"Now imagine you're high off the ground," the two men, both apprentices with Ironworkers Local 395 and Valparaiso residents, told the students.
"You always need to put safety harnesses on when you go in the mills for safety protection. It's crazy, but I love it," Beller said.
The two apprentices were among 125 volunteers, apprentices, trainers, coordinators and retired tradespeople from 19 different construction and trade organizations providing students with hands-on demonstrations in their fields during the 3rd annual Construction and Skilled Trades Day held recently at the Lake County Fairgrounds in Crown Point.
The event drew about 800 students from 26 Northwest Indiana high schools, said Barbara Grimsgard, spokeswoman for Center of Workforce Innovations.
It was hosted by Construction Advancement Foundation, Northwest Indiana Workforce Board, Indiana Plan and We Build Northwest Indiana and endorsed by Northwest Indiana Building & Construction Trades Council.
Grimsgard said each group of students spent a total of 2 1/2 hours at the event; 15-20 minutes at each booth, with the last half hour open so they could either revisit a booth they were particularly interested in and ask more questions or visit other booths.
"This allows kids to explore other options. Maybe they're in the middle and not quite sure what they want to do," she said.
Logan White, a senior at Hanover Central High School and Cedar Lake resident, said he came to the event thinking he’d like to go into carpentry or the electrical field. After making a cellphone holder out of copper pipe, he decided to add plumbing to the list.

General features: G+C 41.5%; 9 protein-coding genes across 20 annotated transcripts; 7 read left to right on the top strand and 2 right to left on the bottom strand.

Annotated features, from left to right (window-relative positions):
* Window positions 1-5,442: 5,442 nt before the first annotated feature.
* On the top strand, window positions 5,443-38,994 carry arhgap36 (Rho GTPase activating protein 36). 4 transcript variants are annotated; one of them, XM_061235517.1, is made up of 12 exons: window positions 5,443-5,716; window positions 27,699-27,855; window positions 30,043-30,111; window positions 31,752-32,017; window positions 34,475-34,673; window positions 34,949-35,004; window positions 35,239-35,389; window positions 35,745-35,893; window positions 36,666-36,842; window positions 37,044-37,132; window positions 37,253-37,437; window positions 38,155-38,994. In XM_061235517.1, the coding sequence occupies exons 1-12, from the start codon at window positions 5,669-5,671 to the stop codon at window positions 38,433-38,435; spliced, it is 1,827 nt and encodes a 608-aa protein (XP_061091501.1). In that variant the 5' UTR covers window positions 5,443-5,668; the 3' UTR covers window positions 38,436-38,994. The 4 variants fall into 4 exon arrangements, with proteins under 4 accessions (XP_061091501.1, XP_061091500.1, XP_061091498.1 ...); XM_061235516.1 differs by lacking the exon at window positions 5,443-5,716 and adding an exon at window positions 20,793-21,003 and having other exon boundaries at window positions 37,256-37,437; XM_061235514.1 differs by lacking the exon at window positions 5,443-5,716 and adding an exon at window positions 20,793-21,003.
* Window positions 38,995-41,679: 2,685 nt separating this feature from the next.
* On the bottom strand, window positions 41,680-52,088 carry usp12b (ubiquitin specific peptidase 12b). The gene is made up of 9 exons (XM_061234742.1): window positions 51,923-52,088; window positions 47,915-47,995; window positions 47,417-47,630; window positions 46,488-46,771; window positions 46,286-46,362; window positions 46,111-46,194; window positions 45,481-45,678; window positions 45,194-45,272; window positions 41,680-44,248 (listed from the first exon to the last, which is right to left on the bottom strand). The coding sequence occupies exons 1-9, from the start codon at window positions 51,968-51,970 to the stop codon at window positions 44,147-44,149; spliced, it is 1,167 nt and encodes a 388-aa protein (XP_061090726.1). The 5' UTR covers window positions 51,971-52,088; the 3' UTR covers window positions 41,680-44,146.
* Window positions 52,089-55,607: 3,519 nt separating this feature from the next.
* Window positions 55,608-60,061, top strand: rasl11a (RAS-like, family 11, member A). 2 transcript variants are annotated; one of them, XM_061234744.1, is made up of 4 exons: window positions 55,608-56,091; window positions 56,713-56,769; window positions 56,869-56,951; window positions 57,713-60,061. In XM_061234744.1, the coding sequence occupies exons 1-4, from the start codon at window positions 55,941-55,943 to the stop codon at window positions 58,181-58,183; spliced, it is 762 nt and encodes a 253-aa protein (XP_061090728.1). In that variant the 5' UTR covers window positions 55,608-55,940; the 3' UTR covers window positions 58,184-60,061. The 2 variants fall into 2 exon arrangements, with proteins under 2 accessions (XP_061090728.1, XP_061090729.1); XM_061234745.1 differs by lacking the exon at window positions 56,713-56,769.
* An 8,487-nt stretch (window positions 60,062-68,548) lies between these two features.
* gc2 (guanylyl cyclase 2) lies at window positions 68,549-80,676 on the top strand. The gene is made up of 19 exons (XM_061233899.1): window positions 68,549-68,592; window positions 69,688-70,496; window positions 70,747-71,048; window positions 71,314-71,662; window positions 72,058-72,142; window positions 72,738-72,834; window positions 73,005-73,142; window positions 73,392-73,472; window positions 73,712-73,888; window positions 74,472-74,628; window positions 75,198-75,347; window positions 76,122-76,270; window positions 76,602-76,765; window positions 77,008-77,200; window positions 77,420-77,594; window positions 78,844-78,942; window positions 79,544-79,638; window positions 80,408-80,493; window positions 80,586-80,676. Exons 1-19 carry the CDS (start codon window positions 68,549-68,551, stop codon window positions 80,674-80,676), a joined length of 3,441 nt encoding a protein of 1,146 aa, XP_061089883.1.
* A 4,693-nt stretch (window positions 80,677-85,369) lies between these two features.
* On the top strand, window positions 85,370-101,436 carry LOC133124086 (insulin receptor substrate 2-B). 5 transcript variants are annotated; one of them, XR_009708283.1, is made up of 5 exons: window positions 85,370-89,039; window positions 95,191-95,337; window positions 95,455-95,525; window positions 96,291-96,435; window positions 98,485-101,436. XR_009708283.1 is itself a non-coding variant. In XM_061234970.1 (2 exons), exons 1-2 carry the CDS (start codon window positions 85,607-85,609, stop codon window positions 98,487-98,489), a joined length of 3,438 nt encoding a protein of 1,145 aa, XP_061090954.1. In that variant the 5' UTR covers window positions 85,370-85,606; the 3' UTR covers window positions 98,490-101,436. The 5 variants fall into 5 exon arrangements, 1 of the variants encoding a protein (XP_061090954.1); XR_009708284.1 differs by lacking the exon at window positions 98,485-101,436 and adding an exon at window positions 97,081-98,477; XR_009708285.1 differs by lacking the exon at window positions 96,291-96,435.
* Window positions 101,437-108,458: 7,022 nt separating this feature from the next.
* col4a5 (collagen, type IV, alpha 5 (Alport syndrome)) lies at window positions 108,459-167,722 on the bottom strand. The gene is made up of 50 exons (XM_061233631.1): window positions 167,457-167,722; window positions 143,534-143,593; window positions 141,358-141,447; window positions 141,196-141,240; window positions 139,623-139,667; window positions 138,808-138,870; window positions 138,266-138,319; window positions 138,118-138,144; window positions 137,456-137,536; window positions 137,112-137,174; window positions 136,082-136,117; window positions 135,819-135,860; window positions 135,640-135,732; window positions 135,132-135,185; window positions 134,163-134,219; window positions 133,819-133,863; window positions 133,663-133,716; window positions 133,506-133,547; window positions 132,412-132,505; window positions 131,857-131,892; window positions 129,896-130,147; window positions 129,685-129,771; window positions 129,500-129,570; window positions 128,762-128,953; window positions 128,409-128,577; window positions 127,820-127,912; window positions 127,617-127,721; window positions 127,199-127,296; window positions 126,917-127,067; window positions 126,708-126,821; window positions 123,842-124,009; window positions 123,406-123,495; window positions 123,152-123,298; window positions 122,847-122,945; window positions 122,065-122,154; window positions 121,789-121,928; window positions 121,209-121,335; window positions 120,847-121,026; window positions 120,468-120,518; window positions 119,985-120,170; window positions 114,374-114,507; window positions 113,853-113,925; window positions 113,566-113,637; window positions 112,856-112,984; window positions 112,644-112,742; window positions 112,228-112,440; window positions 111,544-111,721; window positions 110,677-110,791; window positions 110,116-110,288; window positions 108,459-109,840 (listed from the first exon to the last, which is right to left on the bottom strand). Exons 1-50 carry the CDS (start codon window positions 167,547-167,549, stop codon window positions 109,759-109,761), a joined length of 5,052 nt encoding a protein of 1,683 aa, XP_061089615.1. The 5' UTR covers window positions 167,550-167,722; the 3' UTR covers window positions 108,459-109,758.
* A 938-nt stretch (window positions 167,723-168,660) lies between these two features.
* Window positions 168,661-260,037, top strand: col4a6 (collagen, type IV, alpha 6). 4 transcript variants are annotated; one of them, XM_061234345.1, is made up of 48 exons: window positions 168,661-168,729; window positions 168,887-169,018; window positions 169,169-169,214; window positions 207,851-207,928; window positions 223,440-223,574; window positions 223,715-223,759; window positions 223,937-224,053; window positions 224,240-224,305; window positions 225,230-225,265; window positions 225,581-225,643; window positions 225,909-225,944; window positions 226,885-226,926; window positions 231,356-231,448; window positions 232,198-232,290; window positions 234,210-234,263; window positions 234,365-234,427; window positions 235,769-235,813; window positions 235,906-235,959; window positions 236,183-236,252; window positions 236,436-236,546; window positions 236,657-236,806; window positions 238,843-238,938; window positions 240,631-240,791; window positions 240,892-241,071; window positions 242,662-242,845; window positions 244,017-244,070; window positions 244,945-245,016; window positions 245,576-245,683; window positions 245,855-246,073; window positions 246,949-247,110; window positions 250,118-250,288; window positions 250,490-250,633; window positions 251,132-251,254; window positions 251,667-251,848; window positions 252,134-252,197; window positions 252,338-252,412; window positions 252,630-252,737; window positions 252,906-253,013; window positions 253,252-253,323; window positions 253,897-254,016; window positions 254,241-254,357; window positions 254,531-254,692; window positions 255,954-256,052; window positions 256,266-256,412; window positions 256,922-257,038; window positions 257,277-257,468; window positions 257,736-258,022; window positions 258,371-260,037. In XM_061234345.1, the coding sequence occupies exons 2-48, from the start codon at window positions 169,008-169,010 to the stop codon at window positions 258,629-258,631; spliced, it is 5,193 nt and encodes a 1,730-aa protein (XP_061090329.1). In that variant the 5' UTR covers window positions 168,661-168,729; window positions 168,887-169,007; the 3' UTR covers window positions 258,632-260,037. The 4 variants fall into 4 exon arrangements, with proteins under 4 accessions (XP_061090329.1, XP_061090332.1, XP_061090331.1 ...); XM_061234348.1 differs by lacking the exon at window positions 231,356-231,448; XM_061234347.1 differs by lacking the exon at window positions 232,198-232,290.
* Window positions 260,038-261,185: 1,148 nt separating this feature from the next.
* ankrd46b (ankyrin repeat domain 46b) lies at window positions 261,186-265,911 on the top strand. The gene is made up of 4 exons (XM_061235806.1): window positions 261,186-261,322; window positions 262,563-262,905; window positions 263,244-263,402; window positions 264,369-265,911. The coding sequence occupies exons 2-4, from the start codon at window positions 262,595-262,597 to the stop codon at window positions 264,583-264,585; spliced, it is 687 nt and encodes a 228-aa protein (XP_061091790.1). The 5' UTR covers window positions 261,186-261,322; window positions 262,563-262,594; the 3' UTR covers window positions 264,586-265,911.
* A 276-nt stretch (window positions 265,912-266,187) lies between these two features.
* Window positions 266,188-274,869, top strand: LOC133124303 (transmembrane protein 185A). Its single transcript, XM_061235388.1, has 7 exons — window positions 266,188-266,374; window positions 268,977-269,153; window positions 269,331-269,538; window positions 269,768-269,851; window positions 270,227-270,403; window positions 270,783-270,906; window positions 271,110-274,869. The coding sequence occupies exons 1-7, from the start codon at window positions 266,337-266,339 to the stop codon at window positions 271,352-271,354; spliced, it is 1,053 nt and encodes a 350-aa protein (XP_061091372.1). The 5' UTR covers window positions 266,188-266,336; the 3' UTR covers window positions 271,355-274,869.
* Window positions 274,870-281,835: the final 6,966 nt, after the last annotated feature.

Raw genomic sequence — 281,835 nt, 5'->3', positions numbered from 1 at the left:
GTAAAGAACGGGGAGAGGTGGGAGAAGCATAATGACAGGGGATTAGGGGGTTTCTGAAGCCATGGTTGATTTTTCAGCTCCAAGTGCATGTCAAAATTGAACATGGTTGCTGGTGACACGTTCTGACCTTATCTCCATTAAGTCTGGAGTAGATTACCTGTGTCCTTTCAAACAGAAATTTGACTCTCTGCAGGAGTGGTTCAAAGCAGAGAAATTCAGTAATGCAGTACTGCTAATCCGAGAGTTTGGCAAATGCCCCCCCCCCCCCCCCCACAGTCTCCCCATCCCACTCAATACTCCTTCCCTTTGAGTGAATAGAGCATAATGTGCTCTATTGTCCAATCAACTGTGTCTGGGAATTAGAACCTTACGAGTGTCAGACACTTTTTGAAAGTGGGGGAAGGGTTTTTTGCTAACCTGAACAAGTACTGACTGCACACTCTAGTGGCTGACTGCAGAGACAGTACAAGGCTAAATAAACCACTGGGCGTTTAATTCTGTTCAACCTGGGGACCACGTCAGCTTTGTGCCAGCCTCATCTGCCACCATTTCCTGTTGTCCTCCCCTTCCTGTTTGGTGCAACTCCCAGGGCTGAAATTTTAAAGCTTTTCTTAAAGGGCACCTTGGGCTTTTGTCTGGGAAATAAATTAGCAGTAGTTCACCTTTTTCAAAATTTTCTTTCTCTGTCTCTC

“I really enjoyed the plumbing part,” White said, holding his cellphone holder in hand.
Jerome Vroom, a junior at Hanover Central, said he thought being able to do projects made the event more interesting.
"I'm a hands-on person," Vroom said.
Samuel Turpin, a first year apprentice with Plumbing Local 210 in Merrillville, said in making the cellphone holder the students learned to first clean the copper, lubricate it, then heat it with a torch to fill in any gaps.
“It’s what you’ll basically be doing on a job site,” Turpin said.
At the Sheet Metal Workers Local 20 station, students were busy pounding together sheet metal to build a tool box.
Brian McCabe, a second year apprentice with the local and North Judson resident, said most people think sheet metal workers only do HVAC. He said there is so much more to the work, including architectural roofing.
He said in this trade, workers don't do the same thing every day, should be able to find something they're interested in and will earn good pay. He said journeymen earn $43 an hour, with a total pay package equaling $69 an hour. The total package includes insurance and other benefits.
"I see the trades as the best way to build the middle class," McCabe said.
Chris Poulos, a senior at Merrillville High School, said he mostly wants to do carpentry work upon graduating, having been working with his father on flipping houses.
"But I want to be in the union," Poulos said.
The event also drew a number of female students, including Ayonna Taylor, a senior at Merrillville High School.
Taylor said she is interested in either electrical work or welding.
“I like the fact that they’re hands-on and that the scenery is always changing. You won’t be stuck in one spot,” she said.
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